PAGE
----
After 6,000 BCE, further warming and resultant changes in forestation caused a new lifestyle based on slash-and-burn cultivation to emerge in southwestern Japan. Although this agricultural method supplied most food needs for the people, its productivity was still not stable enough to rely on. Consequently, earlier forms of hunting and gathering continued.

Life in the Jomon era depended heavily on climate and the natural environment. At its best, the natural environment could be “merciful mother.” It could also be the “stern father” visiting the people of the Jomon era with floods, typhoons, snow, droughts, earthquakes, tsunamis, and volcanic eruptions. These Indigenous people embraced a metaphysics in which everything had its own spirit (e.g., animals, insects, birds, plants, nonliving things, and natural phenomena such as thunder and weather). The spiritual and the natural environment were intertwined, in a way similar to the metaphysical spirituality of IWLN.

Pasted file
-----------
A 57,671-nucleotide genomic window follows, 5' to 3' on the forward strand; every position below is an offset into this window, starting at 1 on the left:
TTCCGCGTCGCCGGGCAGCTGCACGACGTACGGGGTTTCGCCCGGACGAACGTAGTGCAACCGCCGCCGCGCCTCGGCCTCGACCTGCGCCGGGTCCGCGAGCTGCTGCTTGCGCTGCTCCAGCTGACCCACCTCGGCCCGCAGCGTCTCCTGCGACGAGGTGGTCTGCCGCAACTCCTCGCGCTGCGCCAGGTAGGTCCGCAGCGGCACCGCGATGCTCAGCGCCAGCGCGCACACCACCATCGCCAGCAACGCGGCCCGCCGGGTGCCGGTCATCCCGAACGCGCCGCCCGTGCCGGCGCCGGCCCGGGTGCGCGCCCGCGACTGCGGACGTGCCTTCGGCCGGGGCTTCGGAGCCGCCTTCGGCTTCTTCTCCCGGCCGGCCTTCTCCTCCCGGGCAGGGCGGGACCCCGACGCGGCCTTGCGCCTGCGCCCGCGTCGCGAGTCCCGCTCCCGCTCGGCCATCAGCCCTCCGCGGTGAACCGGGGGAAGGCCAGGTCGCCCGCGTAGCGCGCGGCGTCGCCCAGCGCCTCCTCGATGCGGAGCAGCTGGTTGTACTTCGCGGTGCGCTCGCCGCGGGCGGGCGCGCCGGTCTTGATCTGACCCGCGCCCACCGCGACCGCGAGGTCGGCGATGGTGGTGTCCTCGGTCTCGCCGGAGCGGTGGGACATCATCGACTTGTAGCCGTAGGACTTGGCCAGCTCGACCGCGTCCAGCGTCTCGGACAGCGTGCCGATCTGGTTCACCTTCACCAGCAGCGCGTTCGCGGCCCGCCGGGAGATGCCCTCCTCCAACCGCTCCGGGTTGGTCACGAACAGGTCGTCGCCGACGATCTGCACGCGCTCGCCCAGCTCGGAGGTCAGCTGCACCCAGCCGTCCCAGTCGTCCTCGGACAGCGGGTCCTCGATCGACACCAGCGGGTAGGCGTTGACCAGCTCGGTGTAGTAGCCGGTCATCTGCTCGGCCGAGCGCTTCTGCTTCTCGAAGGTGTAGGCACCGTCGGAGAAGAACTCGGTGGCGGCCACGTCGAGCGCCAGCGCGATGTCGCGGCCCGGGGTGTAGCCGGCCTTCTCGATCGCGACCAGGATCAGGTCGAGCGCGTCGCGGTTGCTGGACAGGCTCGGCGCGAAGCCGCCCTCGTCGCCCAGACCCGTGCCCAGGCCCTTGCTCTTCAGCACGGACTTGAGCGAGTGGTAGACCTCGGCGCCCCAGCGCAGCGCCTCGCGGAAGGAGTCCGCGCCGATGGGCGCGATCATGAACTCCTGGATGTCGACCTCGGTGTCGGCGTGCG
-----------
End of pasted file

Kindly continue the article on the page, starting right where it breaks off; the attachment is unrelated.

Yayoi era (ca. 300 BCE–ca. 300 CE)

During the Yayoi era, climate cooling brought increased cold spells and concomitant lifestyle changes in the southwestern regions of Japan. Life became harsh. The flatlands’ vegetation suffered from the colder climate, thereby destabilizing food sources.